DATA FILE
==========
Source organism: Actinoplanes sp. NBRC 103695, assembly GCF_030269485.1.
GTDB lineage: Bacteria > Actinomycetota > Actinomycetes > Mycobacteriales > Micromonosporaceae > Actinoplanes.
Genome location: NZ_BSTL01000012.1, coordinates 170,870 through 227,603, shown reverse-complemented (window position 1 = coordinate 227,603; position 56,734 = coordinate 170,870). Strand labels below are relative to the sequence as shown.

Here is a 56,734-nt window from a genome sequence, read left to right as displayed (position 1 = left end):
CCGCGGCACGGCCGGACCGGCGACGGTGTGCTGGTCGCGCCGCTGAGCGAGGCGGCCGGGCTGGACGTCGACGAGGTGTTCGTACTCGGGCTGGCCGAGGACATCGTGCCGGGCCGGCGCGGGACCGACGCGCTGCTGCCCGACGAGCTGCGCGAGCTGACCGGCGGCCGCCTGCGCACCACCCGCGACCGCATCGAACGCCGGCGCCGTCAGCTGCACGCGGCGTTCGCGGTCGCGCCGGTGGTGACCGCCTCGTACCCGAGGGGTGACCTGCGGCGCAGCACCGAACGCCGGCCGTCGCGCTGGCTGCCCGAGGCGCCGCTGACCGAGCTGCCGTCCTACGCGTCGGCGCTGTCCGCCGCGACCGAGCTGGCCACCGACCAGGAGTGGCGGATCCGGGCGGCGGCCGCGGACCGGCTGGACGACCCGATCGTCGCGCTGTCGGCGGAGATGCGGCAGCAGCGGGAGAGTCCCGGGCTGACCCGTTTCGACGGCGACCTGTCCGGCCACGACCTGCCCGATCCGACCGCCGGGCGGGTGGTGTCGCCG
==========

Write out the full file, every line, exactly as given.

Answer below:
Source organism: Actinoplanes sp. NBRC 103695, assembly GCF_030269485.1.
GTDB lineage: Bacteria > Actinomycetota > Actinomycetes > Mycobacteriales > Micromonosporaceae > Actinoplanes.
Genome location: NZ_BSTL01000012.1, coordinates 170,870 through 227,603, shown reverse-complemented (window position 1 = coordinate 227,603; position 56,734 = coordinate 170,870). Strand labels below are relative to the sequence as shown.

Here is a 56,734-nt window from a genome sequence, read left to right as displayed (position 1 = left end):
CCGCGGCACGGCCGGACCGGCGACGGTGTGCTGGTCGCGCCGCTGAGCGAGGCGGCCGGGCTGGACGTCGACGAGGTGTTCGTACTCGGGCTGGCCGAGGACATCGTGCCGGGCCGGCGCGGGACCGACGCGCTGCTGCCCGACGAGCTGCGCGAGCTGACCGGCGGCCGCCTGCGCACCACCCGCGACCGCATCGAACGCCGGCGCCGTCAGCTGCACGCGGCGTTCGCGGTCGCGCCGGTGGTGACCGCCTCGTACCCGAGGGGTGACCTGCGGCGCAGCACCGAACGCCGGCCGTCGCGCTGGCTGCCCGAGGCGCCGCTGACCGAGCTGCCGTCCTACGCGTCGGCGCTGTCCGCCGCGACCGAGCTGGCCACCGACCAGGAGTGGCGGATCCGGGCGGCGGCCGCGGACCGGCTGGACGACCCGATCGTCGCGCTGTCGGCGGAGATGCGGCAGCAGCGGGAGAGTCCCGGGCTGACCCGTTTCGACGGCGACCTGTCCGGCCACGACCTGCCCGATCCGACCGCCGGGCGGGTGGTGTCGCCG